interesting news bits. These are nothing more than a teaser headline and a well
written sentence or two to draw me into the actual article on their website.
John James Santangelo will send me his Motivational Mondays email.
And you know I get it every Monday. Of course there is also JC Penny, Dr Dobbs,
Oberweis Dairy and the local movie theater.
The Dirty Little Secret I Learned from Direct Mail
Another little bit of information I learned in direct mail. Most people have a
dirty name for direct mail, it is also called junk mail. We used to hate that
terminology, because our clients would pay hundreds of thousands of dollars to
have us create, prepare, print and mail their direct mail pieces. It wasn't
junk to them. But, the secret I learned? Direct mail pieces are only junk mail
if there isn't something there you want. So, if you are a guy, you probably
think the mailer from JC Penny is junk mail. But, your wife probably loves it.
But, you can't wait to get the latest piece from Ford, Chevy or Harley
The same way with emails. They are only junk when you don't want them or don't
see value in them. Otherwise they are like little treasures. Give each person
who receives your emails good reason to believe they are receiving the keys to
hidden treasure. Write the email so the person reading it believes you are
talking directly to them. They don't have to know you emailed it to 500, or
5,000 or 50,000 people or more. They think they are the only one on your list.
How Often Should You Send Emails
How often should you send out emails? Should you send something out daily,
weekly, biweekly, monthly or quarterly? That is a tough question to answer. You
have to be able to determine the value of the email. What does it cost in time
and resources to prepare it and send it? Are you adding value to the
prospective customer when you send it out? Are there well written articles that
the customer will read if they have the time? Articles the customer is
interested in reading or might like to share with a friend. How often do you
need to send the customer a discount coupon? Are the emails simple little
messages to keep your name in front of them like the Motivational Mondays one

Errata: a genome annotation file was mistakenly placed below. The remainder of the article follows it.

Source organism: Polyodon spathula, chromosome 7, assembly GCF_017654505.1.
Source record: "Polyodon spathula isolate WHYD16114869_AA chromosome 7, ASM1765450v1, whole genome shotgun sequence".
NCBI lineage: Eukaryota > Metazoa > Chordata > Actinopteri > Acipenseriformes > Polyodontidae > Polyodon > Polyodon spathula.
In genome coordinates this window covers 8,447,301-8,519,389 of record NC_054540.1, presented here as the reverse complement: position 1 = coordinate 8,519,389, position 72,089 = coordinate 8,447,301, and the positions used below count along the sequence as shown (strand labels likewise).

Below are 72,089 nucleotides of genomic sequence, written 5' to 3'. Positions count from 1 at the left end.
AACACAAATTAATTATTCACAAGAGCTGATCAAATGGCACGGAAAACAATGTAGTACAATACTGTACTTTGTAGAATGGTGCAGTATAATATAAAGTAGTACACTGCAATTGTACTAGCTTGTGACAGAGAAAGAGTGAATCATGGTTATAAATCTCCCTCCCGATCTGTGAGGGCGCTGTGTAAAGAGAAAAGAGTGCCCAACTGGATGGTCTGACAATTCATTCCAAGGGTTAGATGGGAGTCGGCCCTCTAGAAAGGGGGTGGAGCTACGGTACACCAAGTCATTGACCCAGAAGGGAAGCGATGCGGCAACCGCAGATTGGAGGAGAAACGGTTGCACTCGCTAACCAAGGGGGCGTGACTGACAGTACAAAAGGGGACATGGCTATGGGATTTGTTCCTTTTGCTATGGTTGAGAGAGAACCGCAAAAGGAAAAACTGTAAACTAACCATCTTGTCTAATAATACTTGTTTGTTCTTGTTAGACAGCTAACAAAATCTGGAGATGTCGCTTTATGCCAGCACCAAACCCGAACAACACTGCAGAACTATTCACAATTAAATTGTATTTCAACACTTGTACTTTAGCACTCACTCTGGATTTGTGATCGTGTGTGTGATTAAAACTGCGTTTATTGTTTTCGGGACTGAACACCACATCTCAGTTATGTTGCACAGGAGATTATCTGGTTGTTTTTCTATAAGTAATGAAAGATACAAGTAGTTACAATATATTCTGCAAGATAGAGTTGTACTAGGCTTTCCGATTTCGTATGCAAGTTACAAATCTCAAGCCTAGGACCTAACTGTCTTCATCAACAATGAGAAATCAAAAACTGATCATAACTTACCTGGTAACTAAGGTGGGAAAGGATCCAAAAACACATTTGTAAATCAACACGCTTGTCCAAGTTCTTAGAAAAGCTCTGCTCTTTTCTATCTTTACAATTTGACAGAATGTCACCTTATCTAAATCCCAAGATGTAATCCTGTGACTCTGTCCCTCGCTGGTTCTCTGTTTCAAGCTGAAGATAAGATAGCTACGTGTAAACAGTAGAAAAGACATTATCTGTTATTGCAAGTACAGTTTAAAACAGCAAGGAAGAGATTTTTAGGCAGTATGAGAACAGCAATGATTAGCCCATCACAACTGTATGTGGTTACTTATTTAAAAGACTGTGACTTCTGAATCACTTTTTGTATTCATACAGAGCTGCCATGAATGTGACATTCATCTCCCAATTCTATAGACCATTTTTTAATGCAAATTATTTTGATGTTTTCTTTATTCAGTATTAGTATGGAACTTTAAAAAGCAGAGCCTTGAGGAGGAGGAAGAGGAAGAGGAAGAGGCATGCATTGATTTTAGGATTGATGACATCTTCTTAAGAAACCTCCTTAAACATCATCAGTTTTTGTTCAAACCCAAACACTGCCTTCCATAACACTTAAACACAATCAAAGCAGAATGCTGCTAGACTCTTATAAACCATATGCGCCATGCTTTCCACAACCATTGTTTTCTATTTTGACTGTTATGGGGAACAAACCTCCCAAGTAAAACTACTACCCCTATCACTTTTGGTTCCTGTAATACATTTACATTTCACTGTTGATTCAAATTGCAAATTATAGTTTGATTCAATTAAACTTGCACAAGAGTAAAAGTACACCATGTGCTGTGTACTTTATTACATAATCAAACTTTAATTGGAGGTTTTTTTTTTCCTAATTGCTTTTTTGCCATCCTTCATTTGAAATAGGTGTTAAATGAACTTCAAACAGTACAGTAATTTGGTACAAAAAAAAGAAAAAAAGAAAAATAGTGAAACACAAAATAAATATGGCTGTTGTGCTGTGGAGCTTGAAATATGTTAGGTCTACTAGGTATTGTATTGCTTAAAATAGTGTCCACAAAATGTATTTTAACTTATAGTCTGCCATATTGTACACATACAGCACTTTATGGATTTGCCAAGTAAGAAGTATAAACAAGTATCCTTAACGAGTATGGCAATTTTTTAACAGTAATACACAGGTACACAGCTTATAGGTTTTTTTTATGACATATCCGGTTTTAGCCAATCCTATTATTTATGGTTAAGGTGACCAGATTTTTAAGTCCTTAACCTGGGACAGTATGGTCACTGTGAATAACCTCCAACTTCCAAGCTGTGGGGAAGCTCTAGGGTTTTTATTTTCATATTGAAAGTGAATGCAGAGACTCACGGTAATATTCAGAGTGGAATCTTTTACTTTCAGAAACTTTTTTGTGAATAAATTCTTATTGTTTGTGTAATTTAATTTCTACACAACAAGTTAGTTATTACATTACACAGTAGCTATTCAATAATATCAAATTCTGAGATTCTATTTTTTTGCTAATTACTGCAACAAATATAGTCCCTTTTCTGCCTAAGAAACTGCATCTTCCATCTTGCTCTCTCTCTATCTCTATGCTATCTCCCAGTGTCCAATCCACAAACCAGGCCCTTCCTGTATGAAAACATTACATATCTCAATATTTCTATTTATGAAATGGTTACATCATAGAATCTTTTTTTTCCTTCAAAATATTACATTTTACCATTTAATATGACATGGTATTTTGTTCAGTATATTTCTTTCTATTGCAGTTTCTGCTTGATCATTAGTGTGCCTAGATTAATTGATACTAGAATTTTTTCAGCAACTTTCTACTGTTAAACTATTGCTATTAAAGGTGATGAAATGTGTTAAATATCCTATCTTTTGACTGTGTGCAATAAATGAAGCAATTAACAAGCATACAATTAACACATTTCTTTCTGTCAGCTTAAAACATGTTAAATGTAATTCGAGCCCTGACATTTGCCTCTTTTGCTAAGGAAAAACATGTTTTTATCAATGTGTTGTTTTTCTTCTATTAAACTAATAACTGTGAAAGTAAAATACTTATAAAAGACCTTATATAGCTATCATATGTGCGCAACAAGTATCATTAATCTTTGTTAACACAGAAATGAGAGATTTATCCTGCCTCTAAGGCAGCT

line inspirational message? Or do you hire a staff of marketing and design
people to put together 2 to 4 pages of hard sell material with photos? What are
your business needs? I would recommend for the small business person who is
running a one person to 5 person office, probably once a month is sufficient.
Follow the CAN SPAM act. If someone requests to be removed from your list, then
remove them from your list. Don't play games with this. Don't say, oh they only
want to be removed from the Chevy Trucks list not the Chevy cars. This is a
fairly sophisticated law that you do not want to be on the wrong side of. It
can cost you or your company a ton of money. So, don't spam.
Once you have your email campaigns created, then you need some kind of tracking
mechanism. How do you know if your emails are producing results? You should
create some process of knowing when you sent out an email and see if it
generated revenue or traffic to your website or store. This can be an Excel
Spreadsheet with date of email and traffic scores. Or you can add a little
query string to each link in your email so you know where the traffic is coming
from. Is it direct traffic or organic traffic? How do you know if you are
winning the game if you aren't keeping score?
Good Luck with Your Email Campaign
I hope this will encourage you to push away from the dock and begin an email
campaign with your subscription list. Start small. You don't want to make it
into a big production that you can't maintain on a regular basis. There are
companies out there that will help you with your subscribers and email formats
and will even send them out for you. Find the right mix of technology and
personalization so you can increase website traffic and see a bump in